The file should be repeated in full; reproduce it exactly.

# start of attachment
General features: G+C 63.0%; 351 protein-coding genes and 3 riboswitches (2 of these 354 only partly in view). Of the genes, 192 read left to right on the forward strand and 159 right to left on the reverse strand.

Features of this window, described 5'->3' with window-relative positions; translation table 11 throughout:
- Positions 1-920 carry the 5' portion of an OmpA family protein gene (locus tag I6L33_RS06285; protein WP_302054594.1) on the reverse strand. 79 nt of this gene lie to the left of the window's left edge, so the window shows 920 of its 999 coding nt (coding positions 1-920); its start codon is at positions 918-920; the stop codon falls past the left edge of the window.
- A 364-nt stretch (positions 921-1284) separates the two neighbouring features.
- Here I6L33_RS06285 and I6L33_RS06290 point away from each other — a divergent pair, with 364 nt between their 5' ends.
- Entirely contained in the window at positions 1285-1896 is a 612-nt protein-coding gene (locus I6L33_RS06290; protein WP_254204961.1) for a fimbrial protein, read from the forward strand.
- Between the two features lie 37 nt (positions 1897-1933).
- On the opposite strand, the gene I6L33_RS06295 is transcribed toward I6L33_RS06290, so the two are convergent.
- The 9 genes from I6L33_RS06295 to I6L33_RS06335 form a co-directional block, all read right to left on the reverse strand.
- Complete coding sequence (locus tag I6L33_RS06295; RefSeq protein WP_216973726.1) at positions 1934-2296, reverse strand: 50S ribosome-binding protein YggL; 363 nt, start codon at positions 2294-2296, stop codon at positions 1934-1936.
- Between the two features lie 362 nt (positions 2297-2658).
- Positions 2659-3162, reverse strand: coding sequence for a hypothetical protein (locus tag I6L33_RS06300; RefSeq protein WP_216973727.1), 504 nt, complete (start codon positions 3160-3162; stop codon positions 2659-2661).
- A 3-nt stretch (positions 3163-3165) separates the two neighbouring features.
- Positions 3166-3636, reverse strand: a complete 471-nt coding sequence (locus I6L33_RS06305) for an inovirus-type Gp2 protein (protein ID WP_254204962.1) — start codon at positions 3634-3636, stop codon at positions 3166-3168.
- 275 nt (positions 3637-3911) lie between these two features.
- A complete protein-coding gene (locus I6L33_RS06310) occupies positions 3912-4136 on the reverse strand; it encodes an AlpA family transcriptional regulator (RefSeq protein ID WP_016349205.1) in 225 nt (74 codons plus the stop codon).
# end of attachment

General features: G+C 63.0%; 351 protein-coding genes and 3 riboswitches (2 of these 354 only partly in view). Of the genes, 192 read left to right on the forward strand and 159 right to left on the reverse strand.

Features of this window, described 5'->3' with window-relative positions; translation table 11 throughout:
- Positions 1-920 carry the 5' portion of an OmpA family protein gene (locus tag I6L33_RS06285; protein WP_302054594.1) on the reverse strand. 79 nt of this gene lie to the left of the window's left edge, so the window shows 920 of its 999 coding nt (coding positions 1-920); its start codon is at positions 918-920; the stop codon falls past the left edge of the window.
- A 364-nt stretch (positions 921-1284) separates the two neighbouring features.
- Here I6L33_RS06285 and I6L33_RS06290 point away from each other — a divergent pair, with 364 nt between their 5' ends.
- Entirely contained in the window at positions 1285-1896 is a 612-nt protein-coding gene (locus I6L33_RS06290; protein WP_254204961.1) for a fimbrial protein, read from the forward strand.
- Between the two features lie 37 nt (positions 1897-1933).
- On the opposite strand, the gene I6L33_RS06295 is transcribed toward I6L33_RS06290, so the two are convergent.
- The 9 genes from I6L33_RS06295 to I6L33_RS06335 form a co-directional block, all read right to left on the reverse strand.
- Complete coding sequence (locus tag I6L33_RS06295; RefSeq protein WP_216973726.1) at positions 1934-2296, reverse strand: 50S ribosome-binding protein YggL; 363 nt, start codon at positions 2294-2296, stop codon at positions 1934-1936.
- Between the two features lie 362 nt (positions 2297-2658).
- Positions 2659-3162, reverse strand: coding sequence for a hypothetical protein (locus tag I6L33_RS06300; RefSeq protein WP_216973727.1), 504 nt, complete (start codon positions 3160-3162; stop codon positions 2659-2661).
- A 3-nt stretch (positions 3163-3165) separates the two neighbouring features.
- Positions 3166-3636, reverse strand: a complete 471-nt coding sequence (locus I6L33_RS06305) for an inovirus-type Gp2 protein (protein ID WP_254204962.1) — start codon at positions 3634-3636, stop codon at positions 3166-3168.
- 275 nt (positions 3637-3911) lie between these two features.
- A complete protein-coding gene (locus I6L33_RS06310) occupies positions 3912-4136 on the reverse strand; it encodes an AlpA family transcriptional regulator (RefSeq protein ID WP_016349205.1) in 225 nt (74 codons plus the stop codon).